84. To move or direct the course; to betake one's self; to please; to gain reception; to have the intended or natural effect. To take after, to learn to follow. To take in with, to resort to. To take for, to mistake. To take on, to be violently affected. To take to, to be fond of; to resort to. To take up with, to be contented to receive. To take with, to please.
  85. To obtain in almost any manner; to receive; to receive in any disposition of mind; to suppose; to receive in thought; to lay hold of; to seize; to entrap; to swallow; to understand in a particular sense or manner; to delight; to engage; to use or employ; to procure; to turn to; to choose; to go into, as to take the water; to pursue or follow, as a course; to copy or paint; to change with respect of place, as he took out his hand; to hire or rent, as a house; to enter upon, as a campaign; to please; to catch; to be fixed.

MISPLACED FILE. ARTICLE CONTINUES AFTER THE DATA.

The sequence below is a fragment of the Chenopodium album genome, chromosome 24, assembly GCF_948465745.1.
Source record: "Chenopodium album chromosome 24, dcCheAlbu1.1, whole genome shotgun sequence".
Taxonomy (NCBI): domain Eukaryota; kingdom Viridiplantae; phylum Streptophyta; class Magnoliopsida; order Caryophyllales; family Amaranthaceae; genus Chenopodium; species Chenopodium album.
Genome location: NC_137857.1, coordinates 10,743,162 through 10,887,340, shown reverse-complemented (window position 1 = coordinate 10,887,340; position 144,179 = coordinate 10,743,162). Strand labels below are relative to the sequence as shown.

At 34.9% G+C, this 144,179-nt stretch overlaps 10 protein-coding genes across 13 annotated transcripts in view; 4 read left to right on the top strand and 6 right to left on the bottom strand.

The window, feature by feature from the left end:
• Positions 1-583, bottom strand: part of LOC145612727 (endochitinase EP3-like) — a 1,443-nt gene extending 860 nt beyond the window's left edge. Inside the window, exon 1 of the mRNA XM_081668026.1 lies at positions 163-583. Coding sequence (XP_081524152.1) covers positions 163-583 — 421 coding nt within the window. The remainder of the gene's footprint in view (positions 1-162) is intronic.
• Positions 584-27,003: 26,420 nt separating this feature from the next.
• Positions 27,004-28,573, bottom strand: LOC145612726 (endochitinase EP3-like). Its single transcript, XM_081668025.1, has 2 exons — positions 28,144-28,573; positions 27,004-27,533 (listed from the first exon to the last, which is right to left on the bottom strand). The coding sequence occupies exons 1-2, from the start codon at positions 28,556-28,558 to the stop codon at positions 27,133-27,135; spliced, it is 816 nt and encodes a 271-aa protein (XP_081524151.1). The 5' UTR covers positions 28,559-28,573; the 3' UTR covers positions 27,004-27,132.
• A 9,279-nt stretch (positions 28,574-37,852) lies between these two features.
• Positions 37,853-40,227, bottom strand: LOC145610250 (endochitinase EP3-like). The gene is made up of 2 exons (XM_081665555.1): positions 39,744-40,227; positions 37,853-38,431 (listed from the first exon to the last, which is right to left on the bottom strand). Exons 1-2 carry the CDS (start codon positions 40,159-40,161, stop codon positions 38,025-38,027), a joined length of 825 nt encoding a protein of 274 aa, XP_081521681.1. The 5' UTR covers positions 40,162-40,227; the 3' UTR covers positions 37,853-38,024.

86. The quantity of fish captured at one haul or catch; a quantity, as of copy, by a compositor.
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Usage examples for take

  1. I'll- I'll be glad to take you." – Half Portions by Edna Ferber
  2. Shall I take him away? – Atlantida by Pierre Benoit
  3. Oh, let me take him! – Sundown Slim by Henry Hubert Knibbs
  4. You didn't take them all. – Whispering Wires by Henry Leverage
  5. None of the animals are going to work, when I take care of them. – Rainbow Hill by Josephine Lawrence
  6. I want you to take me with you to see Penreath. – The Shrieking Pit by Arthur J. Rees